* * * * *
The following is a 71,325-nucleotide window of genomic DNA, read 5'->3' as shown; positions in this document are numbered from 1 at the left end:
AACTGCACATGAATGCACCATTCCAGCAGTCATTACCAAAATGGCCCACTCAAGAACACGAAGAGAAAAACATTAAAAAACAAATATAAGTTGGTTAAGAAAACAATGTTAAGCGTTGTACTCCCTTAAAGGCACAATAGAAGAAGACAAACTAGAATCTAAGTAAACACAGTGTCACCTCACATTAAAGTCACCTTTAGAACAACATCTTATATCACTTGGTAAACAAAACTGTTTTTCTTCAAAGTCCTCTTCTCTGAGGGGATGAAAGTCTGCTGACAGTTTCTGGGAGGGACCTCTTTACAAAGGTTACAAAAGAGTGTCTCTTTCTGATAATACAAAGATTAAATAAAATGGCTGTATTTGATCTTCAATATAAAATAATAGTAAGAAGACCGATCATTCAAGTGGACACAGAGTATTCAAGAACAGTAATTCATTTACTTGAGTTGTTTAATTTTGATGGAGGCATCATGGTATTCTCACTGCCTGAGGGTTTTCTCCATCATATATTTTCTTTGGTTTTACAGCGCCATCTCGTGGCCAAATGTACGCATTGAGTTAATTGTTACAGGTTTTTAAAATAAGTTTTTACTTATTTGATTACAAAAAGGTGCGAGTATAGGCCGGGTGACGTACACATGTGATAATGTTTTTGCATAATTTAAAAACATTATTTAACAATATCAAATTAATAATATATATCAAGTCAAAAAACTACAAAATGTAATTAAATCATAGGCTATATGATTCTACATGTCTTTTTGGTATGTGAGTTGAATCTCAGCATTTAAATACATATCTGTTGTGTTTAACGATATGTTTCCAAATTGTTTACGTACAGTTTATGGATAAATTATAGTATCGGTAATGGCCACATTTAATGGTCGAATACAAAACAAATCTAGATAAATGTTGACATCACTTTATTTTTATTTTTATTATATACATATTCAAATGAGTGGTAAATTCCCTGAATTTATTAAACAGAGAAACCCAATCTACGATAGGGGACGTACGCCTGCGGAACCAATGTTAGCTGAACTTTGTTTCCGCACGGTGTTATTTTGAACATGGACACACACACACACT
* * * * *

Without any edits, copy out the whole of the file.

The following is a 71,325-nucleotide window of genomic DNA, read 5'->3' as shown; positions in this document are numbered from 1 at the left end:
AACTGCACATGAATGCACCATTCCAGCAGTCATTACCAAAATGGCCCACTCAAGAACACGAAGAGAAAAACATTAAAAAACAAATATAAGTTGGTTAAGAAAACAATGTTAAGCGTTGTACTCCCTTAAAGGCACAATAGAAGAAGACAAACTAGAATCTAAGTAAACACAGTGTCACCTCACATTAAAGTCACCTTTAGAACAACATCTTATATCACTTGGTAAACAAAACTGTTTTTCTTCAAAGTCCTCTTCTCTGAGGGGATGAAAGTCTGCTGACAGTTTCTGGGAGGGACCTCTTTACAAAGGTTACAAAAGAGTGTCTCTTTCTGATAATACAAAGATTAAATAAAATGGCTGTATTTGATCTTCAATATAAAATAATAGTAAGAAGACCGATCATTCAAGTGGACACAGAGTATTCAAGAACAGTAATTCATTTACTTGAGTTGTTTAATTTTGATGGAGGCATCATGGTATTCTCACTGCCTGAGGGTTTTCTCCATCATATATTTTCTTTGGTTTTACAGCGCCATCTCGTGGCCAAATGTACGCATTGAGTTAATTGTTACAGGTTTTTAAAATAAGTTTTTACTTATTTGATTACAAAAAGGTGCGAGTATAGGCCGGGTGACGTACACATGTGATAATGTTTTTGCATAATTTAAAAACATTATTTAACAATATCAAATTAATAATATATATCAAGTCAAAAAACTACAAAATGTAATTAAATCATAGGCTATATGATTCTACATGTCTTTTTGGTATGTGAGTTGAATCTCAGCATTTAAATACATATCTGTTGTGTTTAACGATATGTTTCCAAATTGTTTACGTACAGTTTATGGATAAATTATAGTATCGGTAATGGCCACATTTAATGGTCGAATACAAAACAAATCTAGATAAATGTTGACATCACTTTATTTTTATTTTTATTATATACATATTCAAATGAGTGGTAAATTCCCTGAATTTATTAAACAGAGAAACCCAATCTACGATAGGGGACGTACGCCTGCGGAACCAATGTTAGCTGAACTTTGTTTCCGCACGGTGTTATTTTGAACATGGACACACACACACACT